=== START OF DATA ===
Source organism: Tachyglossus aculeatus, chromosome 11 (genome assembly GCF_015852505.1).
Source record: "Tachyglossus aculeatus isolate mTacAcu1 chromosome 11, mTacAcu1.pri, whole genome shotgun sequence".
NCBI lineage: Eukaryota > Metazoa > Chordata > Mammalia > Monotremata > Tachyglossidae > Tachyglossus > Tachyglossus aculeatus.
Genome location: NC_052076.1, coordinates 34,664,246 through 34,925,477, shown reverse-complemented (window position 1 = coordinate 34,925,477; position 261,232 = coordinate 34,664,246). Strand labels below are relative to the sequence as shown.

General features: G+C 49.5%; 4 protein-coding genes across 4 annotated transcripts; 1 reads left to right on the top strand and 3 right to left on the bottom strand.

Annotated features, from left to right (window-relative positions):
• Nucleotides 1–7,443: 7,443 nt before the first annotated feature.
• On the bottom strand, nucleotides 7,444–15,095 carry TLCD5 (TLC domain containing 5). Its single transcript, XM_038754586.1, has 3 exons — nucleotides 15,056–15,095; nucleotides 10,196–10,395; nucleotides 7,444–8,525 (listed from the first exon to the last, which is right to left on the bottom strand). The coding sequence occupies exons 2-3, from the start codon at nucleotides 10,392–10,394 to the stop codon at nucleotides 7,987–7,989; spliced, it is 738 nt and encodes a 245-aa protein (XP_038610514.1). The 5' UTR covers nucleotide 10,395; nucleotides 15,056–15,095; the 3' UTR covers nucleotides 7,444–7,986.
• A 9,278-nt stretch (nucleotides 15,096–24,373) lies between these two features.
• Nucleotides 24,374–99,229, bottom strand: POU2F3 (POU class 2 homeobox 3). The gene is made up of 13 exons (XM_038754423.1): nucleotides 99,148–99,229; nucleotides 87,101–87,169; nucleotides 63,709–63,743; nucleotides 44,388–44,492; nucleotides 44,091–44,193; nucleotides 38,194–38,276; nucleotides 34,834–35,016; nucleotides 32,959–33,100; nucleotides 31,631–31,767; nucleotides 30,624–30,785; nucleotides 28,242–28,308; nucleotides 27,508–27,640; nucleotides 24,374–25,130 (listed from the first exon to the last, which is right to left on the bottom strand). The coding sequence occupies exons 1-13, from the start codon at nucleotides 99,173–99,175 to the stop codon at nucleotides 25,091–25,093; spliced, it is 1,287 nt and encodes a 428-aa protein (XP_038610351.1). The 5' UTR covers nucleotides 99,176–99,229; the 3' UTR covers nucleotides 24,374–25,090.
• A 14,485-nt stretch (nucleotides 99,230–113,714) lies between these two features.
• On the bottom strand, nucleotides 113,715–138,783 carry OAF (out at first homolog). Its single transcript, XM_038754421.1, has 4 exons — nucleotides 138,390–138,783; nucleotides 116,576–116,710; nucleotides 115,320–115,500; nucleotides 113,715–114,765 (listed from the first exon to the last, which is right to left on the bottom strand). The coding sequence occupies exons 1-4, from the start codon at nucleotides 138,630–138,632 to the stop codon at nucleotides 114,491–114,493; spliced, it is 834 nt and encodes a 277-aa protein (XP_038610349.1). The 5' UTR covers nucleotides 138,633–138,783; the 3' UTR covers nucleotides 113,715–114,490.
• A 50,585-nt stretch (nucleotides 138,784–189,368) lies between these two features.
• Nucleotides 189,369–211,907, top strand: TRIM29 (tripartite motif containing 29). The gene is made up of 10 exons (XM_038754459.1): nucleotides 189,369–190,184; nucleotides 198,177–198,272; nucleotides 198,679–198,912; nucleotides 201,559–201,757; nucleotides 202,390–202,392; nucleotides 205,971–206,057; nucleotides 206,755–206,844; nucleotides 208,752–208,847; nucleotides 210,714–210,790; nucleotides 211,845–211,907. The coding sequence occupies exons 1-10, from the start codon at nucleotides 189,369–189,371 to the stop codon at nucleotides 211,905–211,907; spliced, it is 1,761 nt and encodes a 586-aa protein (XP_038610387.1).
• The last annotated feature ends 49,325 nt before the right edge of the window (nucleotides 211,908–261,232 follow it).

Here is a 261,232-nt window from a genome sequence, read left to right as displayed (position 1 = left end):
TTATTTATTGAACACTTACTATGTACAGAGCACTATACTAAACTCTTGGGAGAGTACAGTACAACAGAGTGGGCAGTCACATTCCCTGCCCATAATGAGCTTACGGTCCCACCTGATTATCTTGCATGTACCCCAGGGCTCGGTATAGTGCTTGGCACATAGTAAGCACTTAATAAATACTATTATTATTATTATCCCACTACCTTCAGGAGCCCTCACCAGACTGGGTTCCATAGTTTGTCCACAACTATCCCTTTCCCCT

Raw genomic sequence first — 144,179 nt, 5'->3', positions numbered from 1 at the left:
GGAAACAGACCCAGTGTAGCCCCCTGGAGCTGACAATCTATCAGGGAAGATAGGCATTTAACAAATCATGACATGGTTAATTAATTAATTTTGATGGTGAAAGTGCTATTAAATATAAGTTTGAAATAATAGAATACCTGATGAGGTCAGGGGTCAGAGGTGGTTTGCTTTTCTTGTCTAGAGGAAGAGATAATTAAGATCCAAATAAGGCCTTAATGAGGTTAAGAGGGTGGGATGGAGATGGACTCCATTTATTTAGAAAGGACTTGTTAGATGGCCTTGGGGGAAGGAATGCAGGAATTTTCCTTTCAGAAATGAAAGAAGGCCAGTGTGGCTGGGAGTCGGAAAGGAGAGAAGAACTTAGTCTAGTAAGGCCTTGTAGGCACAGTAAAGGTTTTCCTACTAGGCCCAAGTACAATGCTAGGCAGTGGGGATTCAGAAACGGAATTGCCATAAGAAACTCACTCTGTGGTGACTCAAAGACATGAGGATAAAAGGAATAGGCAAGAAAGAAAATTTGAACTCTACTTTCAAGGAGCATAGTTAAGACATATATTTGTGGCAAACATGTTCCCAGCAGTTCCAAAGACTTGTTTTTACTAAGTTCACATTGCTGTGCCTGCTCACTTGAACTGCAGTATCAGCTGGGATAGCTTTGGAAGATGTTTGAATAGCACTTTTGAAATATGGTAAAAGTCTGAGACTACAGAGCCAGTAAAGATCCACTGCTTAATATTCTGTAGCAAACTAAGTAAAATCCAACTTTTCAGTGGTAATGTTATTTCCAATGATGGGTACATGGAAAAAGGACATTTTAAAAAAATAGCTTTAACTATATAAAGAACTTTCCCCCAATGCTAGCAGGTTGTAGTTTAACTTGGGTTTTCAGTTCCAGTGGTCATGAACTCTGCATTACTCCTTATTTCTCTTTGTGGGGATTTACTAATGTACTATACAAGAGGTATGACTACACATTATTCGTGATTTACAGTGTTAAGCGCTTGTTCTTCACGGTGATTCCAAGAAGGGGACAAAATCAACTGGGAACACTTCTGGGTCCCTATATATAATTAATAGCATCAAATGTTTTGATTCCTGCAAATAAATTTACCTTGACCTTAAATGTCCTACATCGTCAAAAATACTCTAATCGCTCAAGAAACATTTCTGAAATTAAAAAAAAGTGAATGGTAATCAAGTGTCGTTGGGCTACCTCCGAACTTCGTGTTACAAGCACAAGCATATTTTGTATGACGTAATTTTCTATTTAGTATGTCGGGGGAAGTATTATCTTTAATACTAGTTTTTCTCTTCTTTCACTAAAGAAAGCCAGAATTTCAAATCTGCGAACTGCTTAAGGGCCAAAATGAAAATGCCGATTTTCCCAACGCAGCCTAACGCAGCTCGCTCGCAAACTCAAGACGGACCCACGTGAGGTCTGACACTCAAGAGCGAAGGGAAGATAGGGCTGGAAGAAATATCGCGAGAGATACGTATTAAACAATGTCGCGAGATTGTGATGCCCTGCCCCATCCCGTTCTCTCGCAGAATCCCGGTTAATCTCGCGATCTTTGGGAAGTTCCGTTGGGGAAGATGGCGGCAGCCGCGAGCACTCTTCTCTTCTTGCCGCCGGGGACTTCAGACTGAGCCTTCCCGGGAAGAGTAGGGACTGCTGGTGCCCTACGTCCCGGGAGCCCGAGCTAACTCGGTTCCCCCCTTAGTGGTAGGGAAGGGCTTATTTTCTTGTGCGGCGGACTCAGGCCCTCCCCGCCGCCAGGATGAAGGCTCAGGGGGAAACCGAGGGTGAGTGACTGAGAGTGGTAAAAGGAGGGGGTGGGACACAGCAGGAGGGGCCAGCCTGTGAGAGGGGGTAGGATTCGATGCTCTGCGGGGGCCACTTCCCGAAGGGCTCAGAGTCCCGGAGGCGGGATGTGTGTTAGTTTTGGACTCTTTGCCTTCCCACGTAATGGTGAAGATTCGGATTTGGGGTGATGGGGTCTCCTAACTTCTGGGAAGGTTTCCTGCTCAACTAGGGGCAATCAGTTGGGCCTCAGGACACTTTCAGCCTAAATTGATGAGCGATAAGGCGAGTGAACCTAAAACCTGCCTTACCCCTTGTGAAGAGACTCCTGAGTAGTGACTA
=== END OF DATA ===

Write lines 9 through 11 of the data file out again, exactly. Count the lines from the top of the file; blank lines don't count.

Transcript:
• A 9,278-nt stretch (nucleotides 15,096–24,373) lies between these two features.
• Nucleotides 24,374–99,229, bottom strand: POU2F3 (POU class 2 homeobox 3). The gene is made up of 13 exons (XM_038754423.1): nucleotides 99,148–99,229; nucleotides 87,101–87,169; nucleotides 63,709–63,743; nucleotides 44,388–44,492; nucleotides 44,091–44,193; nucleotides 38,194–38,276; nucleotides 34,834–35,016; nucleotides 32,959–33,100; nucleotides 31,631–31,767; nucleotides 30,624–30,785; nucleotides 28,242–28,308; nucleotides 27,508–27,640; nucleotides 24,374–25,130 (listed from the first exon to the last, which is right to left on the bottom strand). The coding sequence occupies exons 1-13, from the start codon at nucleotides 99,173–99,175 to the stop codon at nucleotides 25,091–25,093; spliced, it is 1,287 nt and encodes a 428-aa protein (XP_038610351.1). The 5' UTR covers nucleotides 99,176–99,229; the 3' UTR covers nucleotides 24,374–25,090.
• A 14,485-nt stretch (nucleotides 99,230–113,714) lies between these two features.